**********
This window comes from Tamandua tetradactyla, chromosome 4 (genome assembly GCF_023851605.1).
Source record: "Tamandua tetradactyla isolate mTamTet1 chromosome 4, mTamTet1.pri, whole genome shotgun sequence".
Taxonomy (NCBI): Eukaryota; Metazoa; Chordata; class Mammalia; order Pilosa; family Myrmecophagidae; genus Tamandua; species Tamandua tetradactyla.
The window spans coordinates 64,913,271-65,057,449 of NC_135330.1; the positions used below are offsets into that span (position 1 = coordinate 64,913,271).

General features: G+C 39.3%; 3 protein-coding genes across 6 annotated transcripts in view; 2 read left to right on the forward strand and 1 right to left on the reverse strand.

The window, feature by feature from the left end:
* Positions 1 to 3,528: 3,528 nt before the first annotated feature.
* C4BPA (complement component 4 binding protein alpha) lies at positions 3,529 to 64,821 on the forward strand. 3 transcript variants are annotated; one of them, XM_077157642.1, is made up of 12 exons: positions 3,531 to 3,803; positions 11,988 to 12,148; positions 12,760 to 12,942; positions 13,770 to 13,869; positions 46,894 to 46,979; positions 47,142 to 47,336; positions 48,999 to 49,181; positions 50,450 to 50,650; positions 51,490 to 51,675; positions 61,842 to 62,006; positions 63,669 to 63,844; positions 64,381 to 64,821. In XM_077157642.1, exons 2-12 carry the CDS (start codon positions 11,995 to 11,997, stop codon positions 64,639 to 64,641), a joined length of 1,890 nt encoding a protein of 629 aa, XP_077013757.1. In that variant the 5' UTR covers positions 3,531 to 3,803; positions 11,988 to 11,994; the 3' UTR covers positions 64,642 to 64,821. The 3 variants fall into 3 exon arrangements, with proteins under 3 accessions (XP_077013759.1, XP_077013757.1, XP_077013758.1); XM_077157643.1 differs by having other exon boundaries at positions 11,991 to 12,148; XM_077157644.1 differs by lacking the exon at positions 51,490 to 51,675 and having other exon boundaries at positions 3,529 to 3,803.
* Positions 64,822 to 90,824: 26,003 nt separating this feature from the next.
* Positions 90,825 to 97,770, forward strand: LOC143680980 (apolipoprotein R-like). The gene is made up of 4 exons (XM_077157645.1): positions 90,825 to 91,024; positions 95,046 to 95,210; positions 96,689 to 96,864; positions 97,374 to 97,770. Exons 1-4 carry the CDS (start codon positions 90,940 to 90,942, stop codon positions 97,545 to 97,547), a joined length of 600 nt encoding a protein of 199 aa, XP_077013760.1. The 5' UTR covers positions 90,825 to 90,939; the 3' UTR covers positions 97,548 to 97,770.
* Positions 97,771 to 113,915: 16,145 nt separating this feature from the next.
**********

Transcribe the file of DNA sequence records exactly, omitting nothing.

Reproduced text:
This window comes from Tamandua tetradactyla, chromosome 4 (genome assembly GCF_023851605.1).
Source record: "Tamandua tetradactyla isolate mTamTet1 chromosome 4, mTamTet1.pri, whole genome shotgun sequence".
Taxonomy (NCBI): Eukaryota; Metazoa; Chordata; class Mammalia; order Pilosa; family Myrmecophagidae; genus Tamandua; species Tamandua tetradactyla.
The window spans coordinates 64,913,271-65,057,449 of NC_135330.1; the positions used below are offsets into that span (position 1 = coordinate 64,913,271).

General features: G+C 39.3%; 3 protein-coding genes across 6 annotated transcripts in view; 2 read left to right on the forward strand and 1 right to left on the reverse strand.

The window, feature by feature from the left end:
* Positions 1 to 3,528: 3,528 nt before the first annotated feature.
* C4BPA (complement component 4 binding protein alpha) lies at positions 3,529 to 64,821 on the forward strand. 3 transcript variants are annotated; one of them, XM_077157642.1, is made up of 12 exons: positions 3,531 to 3,803; positions 11,988 to 12,148; positions 12,760 to 12,942; positions 13,770 to 13,869; positions 46,894 to 46,979; positions 47,142 to 47,336; positions 48,999 to 49,181; positions 50,450 to 50,650; positions 51,490 to 51,675; positions 61,842 to 62,006; positions 63,669 to 63,844; positions 64,381 to 64,821. In XM_077157642.1, exons 2-12 carry the CDS (start codon positions 11,995 to 11,997, stop codon positions 64,639 to 64,641), a joined length of 1,890 nt encoding a protein of 629 aa, XP_077013757.1. In that variant the 5' UTR covers positions 3,531 to 3,803; positions 11,988 to 11,994; the 3' UTR covers positions 64,642 to 64,821. The 3 variants fall into 3 exon arrangements, with proteins under 3 accessions (XP_077013759.1, XP_077013757.1, XP_077013758.1); XM_077157643.1 differs by having other exon boundaries at positions 11,991 to 12,148; XM_077157644.1 differs by lacking the exon at positions 51,490 to 51,675 and having other exon boundaries at positions 3,529 to 3,803.
* Positions 64,822 to 90,824: 26,003 nt separating this feature from the next.
* Positions 90,825 to 97,770, forward strand: LOC143680980 (apolipoprotein R-like). The gene is made up of 4 exons (XM_077157645.1): positions 90,825 to 91,024; positions 95,046 to 95,210; positions 96,689 to 96,864; positions 97,374 to 97,770. Exons 1-4 carry the CDS (start codon positions 90,940 to 90,942, stop codon positions 97,545 to 97,547), a joined length of 600 nt encoding a protein of 199 aa, XP_077013760.1. The 5' UTR covers positions 90,825 to 90,939; the 3' UTR covers positions 97,548 to 97,770.
* Positions 97,771 to 113,915: 16,145 nt separating this feature from the next.